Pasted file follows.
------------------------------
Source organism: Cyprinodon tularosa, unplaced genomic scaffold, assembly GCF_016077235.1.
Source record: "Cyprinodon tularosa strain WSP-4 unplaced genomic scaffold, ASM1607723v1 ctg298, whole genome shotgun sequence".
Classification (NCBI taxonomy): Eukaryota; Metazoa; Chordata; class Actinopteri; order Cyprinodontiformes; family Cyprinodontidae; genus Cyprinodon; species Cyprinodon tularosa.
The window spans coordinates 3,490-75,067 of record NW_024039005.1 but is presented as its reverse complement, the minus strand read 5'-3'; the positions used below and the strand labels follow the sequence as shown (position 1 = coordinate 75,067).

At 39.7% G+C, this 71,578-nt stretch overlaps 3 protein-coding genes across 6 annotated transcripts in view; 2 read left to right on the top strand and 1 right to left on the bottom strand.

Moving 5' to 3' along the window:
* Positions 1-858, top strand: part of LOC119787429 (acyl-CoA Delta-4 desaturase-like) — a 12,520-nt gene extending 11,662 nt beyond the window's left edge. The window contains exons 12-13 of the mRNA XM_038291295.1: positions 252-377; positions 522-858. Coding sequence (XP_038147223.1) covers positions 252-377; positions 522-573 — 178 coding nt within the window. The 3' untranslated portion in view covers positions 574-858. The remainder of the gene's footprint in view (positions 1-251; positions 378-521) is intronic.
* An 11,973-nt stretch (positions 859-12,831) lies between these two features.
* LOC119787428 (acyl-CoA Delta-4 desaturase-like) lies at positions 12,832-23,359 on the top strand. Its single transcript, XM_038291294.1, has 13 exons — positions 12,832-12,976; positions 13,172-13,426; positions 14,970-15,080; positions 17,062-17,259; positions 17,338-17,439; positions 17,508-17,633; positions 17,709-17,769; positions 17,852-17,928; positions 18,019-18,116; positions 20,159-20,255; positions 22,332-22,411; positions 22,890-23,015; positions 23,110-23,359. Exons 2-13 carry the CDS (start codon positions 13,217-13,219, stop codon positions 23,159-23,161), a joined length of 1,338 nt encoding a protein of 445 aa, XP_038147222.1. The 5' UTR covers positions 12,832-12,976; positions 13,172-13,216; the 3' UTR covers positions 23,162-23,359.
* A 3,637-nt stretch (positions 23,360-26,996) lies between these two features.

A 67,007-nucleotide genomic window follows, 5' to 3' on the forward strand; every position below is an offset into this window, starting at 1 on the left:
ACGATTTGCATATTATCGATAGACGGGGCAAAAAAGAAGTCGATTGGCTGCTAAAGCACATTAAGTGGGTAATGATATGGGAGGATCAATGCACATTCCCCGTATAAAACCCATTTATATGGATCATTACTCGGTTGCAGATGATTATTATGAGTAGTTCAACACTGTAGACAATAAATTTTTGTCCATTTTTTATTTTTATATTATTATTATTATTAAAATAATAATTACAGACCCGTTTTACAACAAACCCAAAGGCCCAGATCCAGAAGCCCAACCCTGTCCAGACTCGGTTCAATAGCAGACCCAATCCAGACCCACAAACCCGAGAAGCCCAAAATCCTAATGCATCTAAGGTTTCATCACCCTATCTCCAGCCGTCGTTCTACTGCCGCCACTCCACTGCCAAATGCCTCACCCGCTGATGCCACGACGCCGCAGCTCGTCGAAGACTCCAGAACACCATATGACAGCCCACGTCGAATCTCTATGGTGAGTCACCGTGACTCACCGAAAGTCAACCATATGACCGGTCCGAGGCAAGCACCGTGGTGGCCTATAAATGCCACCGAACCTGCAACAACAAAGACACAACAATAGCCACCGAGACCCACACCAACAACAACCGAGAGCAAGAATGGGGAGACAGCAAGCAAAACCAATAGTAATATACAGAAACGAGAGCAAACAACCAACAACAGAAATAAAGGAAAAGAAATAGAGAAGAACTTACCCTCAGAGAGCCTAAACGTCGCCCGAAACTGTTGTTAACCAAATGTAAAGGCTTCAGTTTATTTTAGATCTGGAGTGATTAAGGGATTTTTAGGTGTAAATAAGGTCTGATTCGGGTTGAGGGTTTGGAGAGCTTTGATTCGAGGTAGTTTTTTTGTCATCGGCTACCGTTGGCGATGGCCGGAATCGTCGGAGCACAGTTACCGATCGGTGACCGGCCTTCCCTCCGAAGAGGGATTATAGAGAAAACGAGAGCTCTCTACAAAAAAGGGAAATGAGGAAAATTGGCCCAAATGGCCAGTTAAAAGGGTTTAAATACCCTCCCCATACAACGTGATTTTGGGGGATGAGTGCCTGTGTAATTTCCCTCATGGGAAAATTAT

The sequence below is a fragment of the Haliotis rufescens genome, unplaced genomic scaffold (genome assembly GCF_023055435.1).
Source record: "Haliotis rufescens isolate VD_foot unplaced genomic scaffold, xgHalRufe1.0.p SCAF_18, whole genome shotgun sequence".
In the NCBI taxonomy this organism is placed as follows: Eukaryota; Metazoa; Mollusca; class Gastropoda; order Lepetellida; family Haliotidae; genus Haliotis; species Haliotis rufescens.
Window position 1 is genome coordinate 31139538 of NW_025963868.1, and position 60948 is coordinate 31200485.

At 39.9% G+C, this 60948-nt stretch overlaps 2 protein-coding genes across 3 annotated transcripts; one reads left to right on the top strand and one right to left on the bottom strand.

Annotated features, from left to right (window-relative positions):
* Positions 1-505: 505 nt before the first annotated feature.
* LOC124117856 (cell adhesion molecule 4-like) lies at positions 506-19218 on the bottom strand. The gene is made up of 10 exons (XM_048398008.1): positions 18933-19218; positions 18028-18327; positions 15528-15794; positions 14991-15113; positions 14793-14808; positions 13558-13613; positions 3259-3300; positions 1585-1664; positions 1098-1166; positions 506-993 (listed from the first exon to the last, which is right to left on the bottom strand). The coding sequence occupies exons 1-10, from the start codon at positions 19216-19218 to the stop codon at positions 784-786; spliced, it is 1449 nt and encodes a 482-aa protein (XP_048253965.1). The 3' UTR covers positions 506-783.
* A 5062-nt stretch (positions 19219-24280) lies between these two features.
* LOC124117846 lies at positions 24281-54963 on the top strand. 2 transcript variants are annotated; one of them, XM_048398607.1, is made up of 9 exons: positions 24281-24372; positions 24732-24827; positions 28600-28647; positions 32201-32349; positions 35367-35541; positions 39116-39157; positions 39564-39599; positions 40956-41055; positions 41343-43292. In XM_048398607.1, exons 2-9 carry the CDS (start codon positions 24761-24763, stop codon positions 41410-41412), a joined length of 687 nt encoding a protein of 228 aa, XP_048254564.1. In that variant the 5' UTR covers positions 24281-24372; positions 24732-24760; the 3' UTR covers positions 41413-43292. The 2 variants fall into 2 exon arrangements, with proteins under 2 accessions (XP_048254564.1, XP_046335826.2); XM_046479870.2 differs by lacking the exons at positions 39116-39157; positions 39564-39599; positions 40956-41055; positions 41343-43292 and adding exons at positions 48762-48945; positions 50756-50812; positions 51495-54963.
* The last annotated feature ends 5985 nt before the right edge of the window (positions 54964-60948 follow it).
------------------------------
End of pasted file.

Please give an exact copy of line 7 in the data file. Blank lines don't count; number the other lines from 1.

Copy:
* Positions 1-858, top strand: part of LOC119787429 (acyl-CoA Delta-4 desaturase-like) — a 12,520-nt gene extending 11,662 nt beyond the window's left edge. The window contains exons 12-13 of the mRNA XM_038291295.1: positions 252-377; positions 522-858. Coding sequence (XP_038147223.1) covers positions 252-377; positions 522-573 — 178 coding nt within the window. The 3' untranslated portion in view covers positions 574-858. The remainder of the gene's footprint in view (positions 1-251; positions 378-521) is intronic.